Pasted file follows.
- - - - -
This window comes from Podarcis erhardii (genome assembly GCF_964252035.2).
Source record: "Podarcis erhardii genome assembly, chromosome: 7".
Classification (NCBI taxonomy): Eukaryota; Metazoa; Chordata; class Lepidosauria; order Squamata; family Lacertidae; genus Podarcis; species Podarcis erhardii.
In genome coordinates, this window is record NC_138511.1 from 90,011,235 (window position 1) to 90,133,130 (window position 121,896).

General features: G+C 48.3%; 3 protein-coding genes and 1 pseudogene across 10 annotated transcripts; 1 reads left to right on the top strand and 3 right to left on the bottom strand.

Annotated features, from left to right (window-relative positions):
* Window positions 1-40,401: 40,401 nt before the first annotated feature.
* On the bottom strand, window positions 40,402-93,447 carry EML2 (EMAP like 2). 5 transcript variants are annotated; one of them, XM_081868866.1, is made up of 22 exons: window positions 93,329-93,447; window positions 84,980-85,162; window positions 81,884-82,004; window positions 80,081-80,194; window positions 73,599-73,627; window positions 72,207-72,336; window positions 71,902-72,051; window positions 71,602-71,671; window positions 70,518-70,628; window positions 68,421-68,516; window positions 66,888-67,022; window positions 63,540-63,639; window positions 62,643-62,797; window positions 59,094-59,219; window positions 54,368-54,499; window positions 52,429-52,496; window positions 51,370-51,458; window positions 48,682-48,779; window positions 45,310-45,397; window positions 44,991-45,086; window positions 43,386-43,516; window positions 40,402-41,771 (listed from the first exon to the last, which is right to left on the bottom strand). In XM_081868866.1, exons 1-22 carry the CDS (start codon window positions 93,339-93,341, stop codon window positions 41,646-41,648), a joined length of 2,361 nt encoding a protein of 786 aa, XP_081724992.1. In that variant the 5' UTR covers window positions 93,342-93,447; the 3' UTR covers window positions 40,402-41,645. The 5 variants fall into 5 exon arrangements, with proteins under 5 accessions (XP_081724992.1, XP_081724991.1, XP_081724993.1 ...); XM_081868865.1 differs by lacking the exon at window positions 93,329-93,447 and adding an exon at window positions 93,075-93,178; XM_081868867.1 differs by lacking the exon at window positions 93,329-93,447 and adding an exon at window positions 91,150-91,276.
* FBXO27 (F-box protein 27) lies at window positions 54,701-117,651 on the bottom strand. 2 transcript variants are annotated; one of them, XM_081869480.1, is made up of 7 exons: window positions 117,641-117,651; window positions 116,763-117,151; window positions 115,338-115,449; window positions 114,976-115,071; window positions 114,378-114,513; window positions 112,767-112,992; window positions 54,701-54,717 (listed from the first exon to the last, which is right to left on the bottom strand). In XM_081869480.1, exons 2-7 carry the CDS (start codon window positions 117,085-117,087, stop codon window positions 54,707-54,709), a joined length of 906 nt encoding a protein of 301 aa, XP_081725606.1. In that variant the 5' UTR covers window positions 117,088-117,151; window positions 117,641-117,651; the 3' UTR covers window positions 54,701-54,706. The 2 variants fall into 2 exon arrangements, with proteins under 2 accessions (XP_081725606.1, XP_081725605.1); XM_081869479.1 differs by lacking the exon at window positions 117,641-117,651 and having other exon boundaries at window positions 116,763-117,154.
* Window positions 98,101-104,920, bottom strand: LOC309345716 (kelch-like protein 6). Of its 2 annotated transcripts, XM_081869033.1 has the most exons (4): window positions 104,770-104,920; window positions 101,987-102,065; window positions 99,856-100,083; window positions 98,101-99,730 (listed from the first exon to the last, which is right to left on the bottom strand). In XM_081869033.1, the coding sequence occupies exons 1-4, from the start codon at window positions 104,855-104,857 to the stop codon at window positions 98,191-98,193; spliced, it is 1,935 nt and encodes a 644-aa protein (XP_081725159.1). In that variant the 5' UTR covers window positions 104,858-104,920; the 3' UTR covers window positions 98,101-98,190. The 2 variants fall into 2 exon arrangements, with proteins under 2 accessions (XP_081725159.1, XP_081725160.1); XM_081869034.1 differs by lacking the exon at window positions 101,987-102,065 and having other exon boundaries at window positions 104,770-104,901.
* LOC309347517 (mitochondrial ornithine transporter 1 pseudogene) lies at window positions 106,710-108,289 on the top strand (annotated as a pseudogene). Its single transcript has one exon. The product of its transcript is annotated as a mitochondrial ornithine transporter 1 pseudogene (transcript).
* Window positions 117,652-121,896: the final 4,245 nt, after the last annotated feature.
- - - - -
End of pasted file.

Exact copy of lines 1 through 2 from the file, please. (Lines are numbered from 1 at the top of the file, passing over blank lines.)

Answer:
This window comes from Podarcis erhardii (genome assembly GCF_964252035.2).
Source record: "Podarcis erhardii genome assembly, chromosome: 7".